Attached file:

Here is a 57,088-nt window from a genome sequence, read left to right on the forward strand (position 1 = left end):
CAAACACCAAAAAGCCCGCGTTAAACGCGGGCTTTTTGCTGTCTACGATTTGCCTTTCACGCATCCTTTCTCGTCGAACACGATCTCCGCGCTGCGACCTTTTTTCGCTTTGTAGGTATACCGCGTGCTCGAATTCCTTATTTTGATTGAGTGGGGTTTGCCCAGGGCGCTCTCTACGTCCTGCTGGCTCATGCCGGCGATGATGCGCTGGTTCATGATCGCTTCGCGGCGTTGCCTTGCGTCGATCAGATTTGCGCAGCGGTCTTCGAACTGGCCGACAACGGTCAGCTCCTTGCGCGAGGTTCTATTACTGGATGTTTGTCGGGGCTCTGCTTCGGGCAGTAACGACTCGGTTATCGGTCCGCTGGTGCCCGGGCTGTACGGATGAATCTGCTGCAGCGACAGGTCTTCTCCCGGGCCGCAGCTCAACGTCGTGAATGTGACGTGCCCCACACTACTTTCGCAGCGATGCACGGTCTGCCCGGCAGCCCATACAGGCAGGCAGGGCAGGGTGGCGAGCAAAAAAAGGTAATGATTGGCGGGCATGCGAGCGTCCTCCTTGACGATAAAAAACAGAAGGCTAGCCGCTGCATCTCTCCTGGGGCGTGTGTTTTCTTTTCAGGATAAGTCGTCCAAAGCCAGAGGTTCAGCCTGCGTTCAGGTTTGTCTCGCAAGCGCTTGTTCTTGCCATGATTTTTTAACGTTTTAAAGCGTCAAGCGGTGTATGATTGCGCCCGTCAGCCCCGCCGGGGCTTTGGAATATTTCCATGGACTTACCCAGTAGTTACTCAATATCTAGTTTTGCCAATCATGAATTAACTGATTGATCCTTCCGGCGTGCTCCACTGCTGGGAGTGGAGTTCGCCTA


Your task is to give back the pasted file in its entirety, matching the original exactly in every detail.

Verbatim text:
Here is a 57,088-nt window from a genome sequence, read left to right on the forward strand (position 1 = left end):
CAAACACCAAAAAGCCCGCGTTAAACGCGGGCTTTTTGCTGTCTACGATTTGCCTTTCACGCATCCTTTCTCGTCGAACACGATCTCCGCGCTGCGACCTTTTTTCGCTTTGTAGGTATACCGCGTGCTCGAATTCCTTATTTTGATTGAGTGGGGTTTGCCCAGGGCGCTCTCTACGTCCTGCTGGCTCATGCCGGCGATGATGCGCTGGTTCATGATCGCTTCGCGGCGTTGCCTTGCGTCGATCAGATTTGCGCAGCGGTCTTCGAACTGGCCGACAACGGTCAGCTCCTTGCGCGAGGTTCTATTACTGGATGTTTGTCGGGGCTCTGCTTCGGGCAGTAACGACTCGGTTATCGGTCCGCTGGTGCCCGGGCTGTACGGATGAATCTGCTGCAGCGACAGGTCTTCTCCCGGGCCGCAGCTCAACGTCGTGAATGTGACGTGCCCCACACTACTTTCGCAGCGATGCACGGTCTGCCCGGCAGCCCATACAGGCAGGCAGGGCAGGGTGGCGAGCAAAAAAAGGTAATGATTGGCGGGCATGCGAGCGTCCTCCTTGACGATAAAAAACAGAAGGCTAGCCGCTGCATCTCTCCTGGGGCGTGTGTTTTCTTTTCAGGATAAGTCGTCCAAAGCCAGAGGTTCAGCCTGCGTTCAGGTTTGTCTCGCAAGCGCTTGTTCTTGCCATGATTTTTTAACGTTTTAAAGCGTCAAGCGGTGTATGATTGCGCCCGTCAGCCCCGCCGGGGCTTTGGAATATTTCCATGGACTTACCCAGTAGTTACTCAATATCTAGTTTTGCCAATCATGAATTAACTGATTGATCCTTCCGGCGTGCTCCACTGCTGGGAGTGGAGTTCGCCTA